Fellowship of the Ring Book II Chapter 1: "Many Meetings

  13. I have heard of the Great Ring of him that we do not name; but we believed that it perished from the world in the ruin of his first realm.

    Fellowship of the Ring Book II Chapter 2: "The Council of Elrond"

  14. The Nameless Enemy has arisen again. Smoke rises once more from Orodruin that we call Mount Doom.

    Fellowship of the Ring Book II Chapter 2: "The Council of Elrond"

  15. Some here will remember that many years ago I myself dared to pass the doors of the Necromancer in Dol Guldur, and secretly explored his ways, and found thus that our fears were true: he was none other than Sauron, our Enemy of old, at length taking shape and power again.

    Fellowship of the Ring Book II Chapter 2: "The Council of Elrond"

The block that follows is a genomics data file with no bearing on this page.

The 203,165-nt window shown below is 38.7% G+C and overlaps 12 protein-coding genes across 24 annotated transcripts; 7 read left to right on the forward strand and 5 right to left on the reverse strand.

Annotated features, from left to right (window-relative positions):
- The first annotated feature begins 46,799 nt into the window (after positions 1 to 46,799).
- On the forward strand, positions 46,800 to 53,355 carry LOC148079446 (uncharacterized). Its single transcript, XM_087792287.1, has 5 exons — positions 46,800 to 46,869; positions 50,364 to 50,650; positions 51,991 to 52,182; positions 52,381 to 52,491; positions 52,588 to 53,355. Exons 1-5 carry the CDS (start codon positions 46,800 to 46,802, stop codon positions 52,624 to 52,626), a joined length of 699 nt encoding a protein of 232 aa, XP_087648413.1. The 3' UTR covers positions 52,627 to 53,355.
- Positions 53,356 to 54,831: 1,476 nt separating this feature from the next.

16. 'We were all at fault,' said Elrond, 'and but for your vigilance the Darkness, maybe, would already be upon us. But say on!'

    Fellowship of the Ring Book II Chapter 2: "The Council of Elrond"

  17. I spoke yet of my dread to none, knowing the peril of an untimely whisper, if it went astray. In all the long wars with the Dark Tower treason has ever been our greatest foe.

    Fellowship of the Ring Book II Chapter 2: "The Council of Elrond"

  18. '"Until you reveal to me where the One may be found. I may find means to persuade you. Or until it is found in your despite, and the Ruler has time to turn to lighter matters: to devise, say, a fitting reward for the hindrance and insolence of Gandalf the Grey."

    Fellowship of the Ring Book II Chapter 2: "The Council of Elrond"

  19. I think that we may hope now that the Ringwraiths were scattered, and have been obliged to return as best they could to their Master in Mordor, empty and shapeless.

    Fellowship of the Ring Book II Chapter 3: "The Ring Goes South"

  20. Had I a host of Elves in armour of the Elder Days, it would avail little, save to arouse the power of Mordor.